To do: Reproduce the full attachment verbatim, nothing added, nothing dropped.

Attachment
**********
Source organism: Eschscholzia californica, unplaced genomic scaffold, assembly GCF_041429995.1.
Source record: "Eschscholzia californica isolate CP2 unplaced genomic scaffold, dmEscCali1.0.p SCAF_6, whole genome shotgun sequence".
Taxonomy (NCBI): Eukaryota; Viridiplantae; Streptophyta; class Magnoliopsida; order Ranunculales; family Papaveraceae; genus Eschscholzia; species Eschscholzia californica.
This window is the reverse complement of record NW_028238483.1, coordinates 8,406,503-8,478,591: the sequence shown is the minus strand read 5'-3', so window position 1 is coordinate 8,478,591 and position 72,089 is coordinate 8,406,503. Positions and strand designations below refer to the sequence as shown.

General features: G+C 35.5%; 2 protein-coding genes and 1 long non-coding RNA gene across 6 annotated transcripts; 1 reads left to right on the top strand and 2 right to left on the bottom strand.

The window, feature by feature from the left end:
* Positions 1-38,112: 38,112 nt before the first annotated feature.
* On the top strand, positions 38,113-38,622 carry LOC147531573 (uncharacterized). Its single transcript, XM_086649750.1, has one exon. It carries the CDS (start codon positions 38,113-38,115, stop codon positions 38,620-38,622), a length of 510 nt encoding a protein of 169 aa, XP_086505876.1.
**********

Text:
Source organism: Eschscholzia californica, unplaced genomic scaffold, assembly GCF_041429995.1.
Source record: "Eschscholzia californica isolate CP2 unplaced genomic scaffold, dmEscCali1.0.p SCAF_6, whole genome shotgun sequence".
Taxonomy (NCBI): Eukaryota; Viridiplantae; Streptophyta; class Magnoliopsida; order Ranunculales; family Papaveraceae; genus Eschscholzia; species Eschscholzia californica.
This window is the reverse complement of record NW_028238483.1, coordinates 8,406,503-8,478,591: the sequence shown is the minus strand read 5'-3', so window position 1 is coordinate 8,478,591 and position 72,089 is coordinate 8,406,503. Positions and strand designations below refer to the sequence as shown.

General features: G+C 35.5%; 2 protein-coding genes and 1 long non-coding RNA gene across 6 annotated transcripts; 1 reads left to right on the top strand and 2 right to left on the bottom strand.

The window, feature by feature from the left end:
* Positions 1-38,112: 38,112 nt before the first annotated feature.
* On the top strand, positions 38,113-38,622 carry LOC147531573 (uncharacterized). Its single transcript, XM_086649750.1, has one exon. It carries the CDS (start codon positions 38,113-38,115, stop codon positions 38,620-38,622), a length of 510 nt encoding a protein of 169 aa, XP_086505876.1.